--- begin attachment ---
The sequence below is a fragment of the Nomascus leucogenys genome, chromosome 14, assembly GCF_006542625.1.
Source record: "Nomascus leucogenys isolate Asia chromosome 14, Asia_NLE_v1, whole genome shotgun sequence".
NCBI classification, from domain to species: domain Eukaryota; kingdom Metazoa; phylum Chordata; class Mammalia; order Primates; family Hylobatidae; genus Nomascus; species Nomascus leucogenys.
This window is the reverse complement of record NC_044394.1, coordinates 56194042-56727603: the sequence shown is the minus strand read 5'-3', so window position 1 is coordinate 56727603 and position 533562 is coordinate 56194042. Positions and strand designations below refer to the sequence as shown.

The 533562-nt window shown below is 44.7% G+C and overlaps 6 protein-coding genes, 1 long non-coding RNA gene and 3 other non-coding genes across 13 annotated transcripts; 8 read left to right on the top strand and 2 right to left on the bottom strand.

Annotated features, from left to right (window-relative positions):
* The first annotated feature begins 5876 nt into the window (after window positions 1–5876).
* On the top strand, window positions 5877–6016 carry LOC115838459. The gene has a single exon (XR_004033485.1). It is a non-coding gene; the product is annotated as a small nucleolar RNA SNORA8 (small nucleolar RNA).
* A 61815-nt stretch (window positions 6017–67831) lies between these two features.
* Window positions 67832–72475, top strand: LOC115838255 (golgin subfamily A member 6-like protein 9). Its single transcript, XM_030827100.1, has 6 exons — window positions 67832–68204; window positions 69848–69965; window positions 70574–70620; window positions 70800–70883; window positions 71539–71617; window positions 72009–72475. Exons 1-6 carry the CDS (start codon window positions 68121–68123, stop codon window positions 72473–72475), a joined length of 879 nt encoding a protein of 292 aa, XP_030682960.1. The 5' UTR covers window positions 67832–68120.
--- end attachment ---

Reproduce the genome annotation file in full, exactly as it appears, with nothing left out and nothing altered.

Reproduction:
The sequence below is a fragment of the Nomascus leucogenys genome, chromosome 14, assembly GCF_006542625.1.
Source record: "Nomascus leucogenys isolate Asia chromosome 14, Asia_NLE_v1, whole genome shotgun sequence".
NCBI classification, from domain to species: domain Eukaryota; kingdom Metazoa; phylum Chordata; class Mammalia; order Primates; family Hylobatidae; genus Nomascus; species Nomascus leucogenys.
This window is the reverse complement of record NC_044394.1, coordinates 56194042-56727603: the sequence shown is the minus strand read 5'-3', so window position 1 is coordinate 56727603 and position 533562 is coordinate 56194042. Positions and strand designations below refer to the sequence as shown.

The 533562-nt window shown below is 44.7% G+C and overlaps 6 protein-coding genes, 1 long non-coding RNA gene and 3 other non-coding genes across 13 annotated transcripts; 8 read left to right on the top strand and 2 right to left on the bottom strand.

Annotated features, from left to right (window-relative positions):
* The first annotated feature begins 5876 nt into the window (after window positions 1–5876).
* On the top strand, window positions 5877–6016 carry LOC115838459. The gene has a single exon (XR_004033485.1). It is a non-coding gene; the product is annotated as a small nucleolar RNA SNORA8 (small nucleolar RNA).
* A 61815-nt stretch (window positions 6017–67831) lies between these two features.
* Window positions 67832–72475, top strand: LOC115838255 (golgin subfamily A member 6-like protein 9). Its single transcript, XM_030827100.1, has 6 exons — window positions 67832–68204; window positions 69848–69965; window positions 70574–70620; window positions 70800–70883; window positions 71539–71617; window positions 72009–72475. Exons 1-6 carry the CDS (start codon window positions 68121–68123, stop codon window positions 72473–72475), a joined length of 879 nt encoding a protein of 292 aa, XP_030682960.1. The 5' UTR covers window positions 67832–68120.